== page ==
Preamps can color sound considerably. Surprising?

Had the pleasure of listening to 4 hi end preamplifiers this weekend. And each preamp sounded very nice. But they were different. Each preamplifier has different circuitry and within the frequency spectrum there was more vibrancy in some areas versus other areas. Amplifiers are the same way.

It takes a while to appreciate sound differences between preamplifiers. And then you got the issue of Breakin which further changes the color.

clearly designers are playing around with all the internal circuitry in a manner that hopefully will be appealing. Clearly, these units do not get out of the way when it comes to moving a signal through the box.

I think solid state is more susceptible to coloring versus tubes. Tubes color sound as well.

It's all about marketing different ways to color Music. This isn't necessarily bad but it's never really talked about this way.





both are relatively rare cases and the majority of pres between attenuated dacs and power amps add distortion and little else

Depends on how quiet it is, but at say -40dB, I think that might be 1/100th, so if the output impedance is high, then it becomes 100x higher… flat out it should work a treat though.

Analog components have various nonlinearities that account for their signature contribution, subjectively negative or positive. Designers select from those components for desired effect and based on economics, availability, and personal biases.

Digital components add other considerations like sample rate, bit depth, jitter, latency, and perhaps most importantly, algorithmically - the software. Various codec filter algorithms have audible impacts, and when an encode using one is decided using another, the effects are quite unpredictable. Extended over the entire 'chain' from studio to master to mix to distribution, and finally to your listening room, attributing audible changes to a single item requires extraordinary diligence to eliminate confounding variables, confirmation bias, uncontrolled variables and a bunch more. 'Accuracy' is euphonia. One likes the sound, it agrees with the preconception of what something should sound like and, ipso facto, it becomes correct. Measurements, simplistic by their very nature, provide only the vaguest validation. What measurement, short of tweaking the treble tone control, accounts for the oft-used  'lifting a veil' expression of newfound system clarity. And how many veils are layered over my system in the first place?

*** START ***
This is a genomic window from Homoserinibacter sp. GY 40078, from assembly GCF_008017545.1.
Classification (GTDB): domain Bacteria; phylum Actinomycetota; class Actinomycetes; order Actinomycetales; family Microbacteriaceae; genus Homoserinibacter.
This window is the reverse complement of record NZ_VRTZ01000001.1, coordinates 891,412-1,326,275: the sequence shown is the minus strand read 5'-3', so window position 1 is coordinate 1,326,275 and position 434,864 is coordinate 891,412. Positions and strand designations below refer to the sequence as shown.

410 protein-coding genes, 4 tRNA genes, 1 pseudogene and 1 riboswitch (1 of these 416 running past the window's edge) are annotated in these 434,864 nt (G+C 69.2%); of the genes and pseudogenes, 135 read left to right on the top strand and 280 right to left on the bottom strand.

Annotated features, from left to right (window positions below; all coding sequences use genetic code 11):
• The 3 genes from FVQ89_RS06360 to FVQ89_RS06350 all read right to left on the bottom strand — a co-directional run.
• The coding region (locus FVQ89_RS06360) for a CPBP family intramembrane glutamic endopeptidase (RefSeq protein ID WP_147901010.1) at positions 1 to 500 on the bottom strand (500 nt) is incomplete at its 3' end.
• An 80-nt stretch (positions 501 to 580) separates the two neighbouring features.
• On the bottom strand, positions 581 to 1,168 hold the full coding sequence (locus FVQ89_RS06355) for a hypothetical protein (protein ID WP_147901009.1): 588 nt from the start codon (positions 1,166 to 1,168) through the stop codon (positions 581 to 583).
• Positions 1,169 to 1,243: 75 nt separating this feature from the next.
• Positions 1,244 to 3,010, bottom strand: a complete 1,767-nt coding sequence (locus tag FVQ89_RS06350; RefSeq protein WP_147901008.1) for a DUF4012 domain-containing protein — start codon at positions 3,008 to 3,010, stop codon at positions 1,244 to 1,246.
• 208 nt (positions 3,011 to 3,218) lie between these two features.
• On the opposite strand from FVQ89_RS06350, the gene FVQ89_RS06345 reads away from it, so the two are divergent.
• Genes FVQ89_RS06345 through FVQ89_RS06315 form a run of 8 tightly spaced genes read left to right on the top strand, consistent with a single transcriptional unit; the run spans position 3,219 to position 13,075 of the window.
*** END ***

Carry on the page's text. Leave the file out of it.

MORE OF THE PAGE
It's all good fun, and fascinating, in a certain way. 

while looking for a preamplifier that doesn't color the sound, I ended up with a passive solution - Big Hattor dual mono

The preamp is the heart of my system. I use a DAC with perfect measurements and class D amplifiers, on a multi-amped fully horn loaded system.

The amps by themselves sound a bit sterile, and the DAC while very good for the money doesn't add much "flesh" to the bones. The active crossover can be considered as transparent as can be.

My (vintage) preamp, on the other hand, is wonderful. It's a rather unknown model (Korn&Macway SP100) built like a high end device, and I recapped it using NOS Roederstein Gold caps in the PSU and Elna SilmicII everywhere else. It is majorly responsible for the musicality of the system. I've tried without preamp, I've tried other preamps, I keep coming back to it for its precise yet lush presentation. It's like it's holding everything together. Take it out, and the magic is gone!